Nutrition for Cirrhosis

It will be critical at this stage of the disease to work closely with your Registered Dietitian (R.D.) for individual tailoring to your diet. Your R.D. will complete a thorough nutritional assessment to provide you with guidelines for optimum nutrition plus specific dietary recommendations to help prevent worsening of symptoms. Therefore, keep in mind that the following information is NOT a substitute for sound, individualized nutrition counseling, but rather a general guide to eating for persons with cirrhosis.

How should my daily diet change now that I have cirrhosis?

At this stage the diet is generally high in complex carbohydrates (breads, cereals, grains, legumes, dried beans and peas, pasta, rice). These foods are important because they provide our bodies fuel source called blood glucose (also referred to as "blood sugar"). During cirrhosis, individuals frequently experience low blood sugar (hypoglycemia) or high blood sugar (hyperglycemia). Your body is better able to maintain a healthy, sustained level of energy from complex carbohydrates ("starches") rather than from simple carbohydrates ("sugars").

Think of your body as an automobile. Your body's "gasoline" is blood glucose. Sugars found in candy, fruits, sweet pastries, and milk products supply the body with "gasoline", but your body uses it quickly. The result is that your energy level usually rises and then falls too quickly with sugars than it would with complex carbohydrates, especially those with higher fiber content. This is not to say that simple sugar foods cannot be eaten, only in smaller proportion to complex carbohydrates and in more controlled

portions.

You will also continue to need adequate, but not excessive protein in your diet (see When you discover you're Hepatitis C positive). Protein is needed for repair and maintenance of blood and body tissues, including liver tissue. Persons with cirrhosis tend to better tolerate the protein from dairy and plant sources than from meat sources, and therefore may benefit from a more vegetarian type diet. Daily protein needs in grams will vary according to your nutritional state. Your R.D. can give you more specific guidelines on this according to your body weight and the status of your disease.

Persons with cirrhosis often begin to experience difficulty digesting and absorbing fat in the diet. The result is steatorrhea, (the presence of undigested fat in the stool), and thereby may require dietary fat modification. Fatty liver is also a condition that can occur which is the accumulation of fat in the liver. In either of these cases, reducing the fat to 25% of total calories (about 40-70 grams of fat daily) is recommended. Use of a special prescription type of fat called MCT oil is sometimes necessary. MCT (medium-chain triglycerides) does not require bile for absorption into the blood stream, so is advantageous when the liver can no longer produce adequate bile for digestion and absorption of dietary fat (lipid). MCT can be used in place of other fats in cooking and some recipes and is also available in certain types of liquid nutritional drinks.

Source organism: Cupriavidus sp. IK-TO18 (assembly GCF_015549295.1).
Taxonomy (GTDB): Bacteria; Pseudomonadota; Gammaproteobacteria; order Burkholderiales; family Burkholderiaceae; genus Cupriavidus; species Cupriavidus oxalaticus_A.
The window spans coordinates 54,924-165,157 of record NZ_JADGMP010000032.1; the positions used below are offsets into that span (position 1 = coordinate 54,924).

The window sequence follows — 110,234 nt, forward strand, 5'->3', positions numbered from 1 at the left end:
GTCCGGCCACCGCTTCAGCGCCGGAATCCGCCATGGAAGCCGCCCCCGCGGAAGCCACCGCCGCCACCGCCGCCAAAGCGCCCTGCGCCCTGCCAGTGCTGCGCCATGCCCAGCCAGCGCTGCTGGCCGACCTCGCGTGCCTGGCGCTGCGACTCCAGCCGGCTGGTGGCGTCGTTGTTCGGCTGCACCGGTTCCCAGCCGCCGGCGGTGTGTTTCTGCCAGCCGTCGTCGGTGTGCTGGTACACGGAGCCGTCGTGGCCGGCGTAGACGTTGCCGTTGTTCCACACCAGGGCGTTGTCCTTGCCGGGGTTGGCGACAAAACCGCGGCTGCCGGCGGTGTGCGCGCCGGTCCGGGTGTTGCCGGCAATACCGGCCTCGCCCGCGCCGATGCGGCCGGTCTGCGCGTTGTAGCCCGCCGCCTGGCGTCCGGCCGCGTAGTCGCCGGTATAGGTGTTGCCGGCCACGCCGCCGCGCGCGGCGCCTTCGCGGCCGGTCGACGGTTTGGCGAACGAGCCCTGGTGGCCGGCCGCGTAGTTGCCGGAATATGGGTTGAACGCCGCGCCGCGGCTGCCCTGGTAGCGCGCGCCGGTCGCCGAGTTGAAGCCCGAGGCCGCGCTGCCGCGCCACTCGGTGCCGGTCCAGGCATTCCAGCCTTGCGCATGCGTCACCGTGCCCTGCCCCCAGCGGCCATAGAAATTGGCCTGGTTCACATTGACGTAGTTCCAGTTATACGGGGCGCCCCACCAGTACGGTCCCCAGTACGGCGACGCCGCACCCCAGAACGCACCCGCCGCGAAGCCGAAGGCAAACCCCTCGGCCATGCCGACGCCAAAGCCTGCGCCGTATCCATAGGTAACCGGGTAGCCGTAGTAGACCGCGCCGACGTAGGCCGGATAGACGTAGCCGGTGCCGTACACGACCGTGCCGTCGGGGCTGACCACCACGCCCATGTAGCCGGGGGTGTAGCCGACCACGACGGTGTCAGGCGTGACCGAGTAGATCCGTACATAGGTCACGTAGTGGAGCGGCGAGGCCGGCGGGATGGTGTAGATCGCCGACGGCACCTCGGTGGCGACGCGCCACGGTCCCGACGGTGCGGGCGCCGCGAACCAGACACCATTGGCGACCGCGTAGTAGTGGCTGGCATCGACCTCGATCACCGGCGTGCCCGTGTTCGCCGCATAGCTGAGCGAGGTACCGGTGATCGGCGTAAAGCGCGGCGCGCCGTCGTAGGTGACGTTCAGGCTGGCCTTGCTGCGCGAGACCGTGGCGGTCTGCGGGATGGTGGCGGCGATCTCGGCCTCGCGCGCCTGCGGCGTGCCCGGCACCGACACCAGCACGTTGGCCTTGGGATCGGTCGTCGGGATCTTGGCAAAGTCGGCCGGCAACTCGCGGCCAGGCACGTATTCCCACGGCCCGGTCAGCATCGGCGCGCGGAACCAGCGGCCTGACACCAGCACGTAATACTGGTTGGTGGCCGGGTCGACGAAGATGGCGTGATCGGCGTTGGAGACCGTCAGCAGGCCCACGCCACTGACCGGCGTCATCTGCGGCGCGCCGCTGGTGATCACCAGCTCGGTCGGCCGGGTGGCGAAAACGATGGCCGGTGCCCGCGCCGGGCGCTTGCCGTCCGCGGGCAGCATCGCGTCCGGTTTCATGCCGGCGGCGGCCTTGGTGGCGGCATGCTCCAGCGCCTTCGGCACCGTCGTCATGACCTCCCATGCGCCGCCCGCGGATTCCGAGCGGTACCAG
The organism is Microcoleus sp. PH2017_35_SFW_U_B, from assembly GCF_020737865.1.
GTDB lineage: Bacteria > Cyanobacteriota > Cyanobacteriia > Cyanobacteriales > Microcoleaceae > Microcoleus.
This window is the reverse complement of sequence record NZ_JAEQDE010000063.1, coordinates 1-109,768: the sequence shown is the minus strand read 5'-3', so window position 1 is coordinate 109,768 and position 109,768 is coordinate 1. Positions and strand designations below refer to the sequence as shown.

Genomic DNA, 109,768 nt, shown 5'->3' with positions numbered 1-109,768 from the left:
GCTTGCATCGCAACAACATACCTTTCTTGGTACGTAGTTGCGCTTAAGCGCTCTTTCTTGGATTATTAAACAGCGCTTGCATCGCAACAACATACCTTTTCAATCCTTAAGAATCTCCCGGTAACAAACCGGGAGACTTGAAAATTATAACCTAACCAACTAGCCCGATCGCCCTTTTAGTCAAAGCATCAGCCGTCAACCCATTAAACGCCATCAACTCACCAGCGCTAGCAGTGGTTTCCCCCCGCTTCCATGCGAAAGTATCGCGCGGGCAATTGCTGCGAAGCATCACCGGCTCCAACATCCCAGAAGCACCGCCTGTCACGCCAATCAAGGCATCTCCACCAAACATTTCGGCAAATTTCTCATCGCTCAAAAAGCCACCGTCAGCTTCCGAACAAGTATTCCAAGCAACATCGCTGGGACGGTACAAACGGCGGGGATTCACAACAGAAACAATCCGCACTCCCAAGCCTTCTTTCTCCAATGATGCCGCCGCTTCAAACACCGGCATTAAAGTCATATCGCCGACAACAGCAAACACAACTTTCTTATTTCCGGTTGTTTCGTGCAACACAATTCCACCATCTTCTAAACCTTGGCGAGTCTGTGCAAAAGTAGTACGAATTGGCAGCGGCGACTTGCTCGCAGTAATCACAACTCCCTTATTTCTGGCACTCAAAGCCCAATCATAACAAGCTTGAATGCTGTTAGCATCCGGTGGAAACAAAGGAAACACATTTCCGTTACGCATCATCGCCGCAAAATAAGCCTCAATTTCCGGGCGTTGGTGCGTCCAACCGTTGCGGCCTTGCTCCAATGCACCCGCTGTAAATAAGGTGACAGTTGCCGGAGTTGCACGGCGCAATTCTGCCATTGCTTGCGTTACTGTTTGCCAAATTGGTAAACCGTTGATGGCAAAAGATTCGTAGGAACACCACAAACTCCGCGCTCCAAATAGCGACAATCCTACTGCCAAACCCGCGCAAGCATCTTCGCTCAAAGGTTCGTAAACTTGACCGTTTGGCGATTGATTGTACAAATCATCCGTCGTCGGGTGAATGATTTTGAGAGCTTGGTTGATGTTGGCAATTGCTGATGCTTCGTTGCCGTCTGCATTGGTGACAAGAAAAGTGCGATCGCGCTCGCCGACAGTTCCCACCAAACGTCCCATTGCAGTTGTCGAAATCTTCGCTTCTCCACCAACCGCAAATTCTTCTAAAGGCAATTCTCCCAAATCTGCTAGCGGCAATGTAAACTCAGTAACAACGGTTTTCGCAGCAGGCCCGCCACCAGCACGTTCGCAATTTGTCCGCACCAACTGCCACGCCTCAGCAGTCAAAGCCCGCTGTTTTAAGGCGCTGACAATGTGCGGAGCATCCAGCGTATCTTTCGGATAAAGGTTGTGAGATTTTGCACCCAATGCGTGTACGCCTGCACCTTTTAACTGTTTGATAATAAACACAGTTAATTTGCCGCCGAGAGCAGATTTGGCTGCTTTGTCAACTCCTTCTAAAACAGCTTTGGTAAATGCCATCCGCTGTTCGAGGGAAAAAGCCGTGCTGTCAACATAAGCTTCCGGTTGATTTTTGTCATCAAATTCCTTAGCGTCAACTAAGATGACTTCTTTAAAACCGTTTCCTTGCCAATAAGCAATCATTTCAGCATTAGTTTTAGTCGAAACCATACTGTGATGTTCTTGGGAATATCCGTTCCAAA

Therapeutic nutritional drinks now contain a mixture of MCT and other fats (called structured lipids). Using MCT alone can produce undesirable gastrointestinal complaints and is not indicated for the diabetic or

significantly starved person. Structured lipids also have been found to enhance the immune system over other types of fats. Also, if MCT is the exclusive fat used in the diet, supplementation with the essential fatty acid called linoleic acid is required to prevent a dietary deficiency.

Vitamin deficiencies can occur during this stage of the disease. Fat-soluble vitamins A, D, E, and K may need to be taken in their water-soluble form by prescription from your doctor. Deficiencies of the minerals zinc, calcium, and magnesium can also occur during cirrhosis and may require supplementation. It is important that you do not take vitamins or minerals not prescribed by your doctor as toxicity can occur with overdosing.

Sodium typically needs to be restricted with cirrhosis. Unfortunately for many salt lovers, this means learning to enjoy the taste of foods without salt. Since the taste for salt is acquired, it can also be lost, (usually taking 4-6 weeks of "biting the bullet" until you finally come to enjoy the many tastes of food, spices, and herbs without the salt shaker!) Beware: many foods are high in sodium because of what's added in processing. Processed meats, cheeses, frozen dinners, canned soups and vegetables, snack chips and crackers can pack over 1000 milligrams of sodium per serving. Considering that the person with cirrhosis must usually limit sodium to 2,500 milligrams per day, these foods leave little room for other necessary, more healthy foods in the diet. Remember that sodium acts like a "sponge" in the body and can cause your body to hold on to more fluid, predisposing you to abdominal fluid retention seen in cirrhosis called ascites.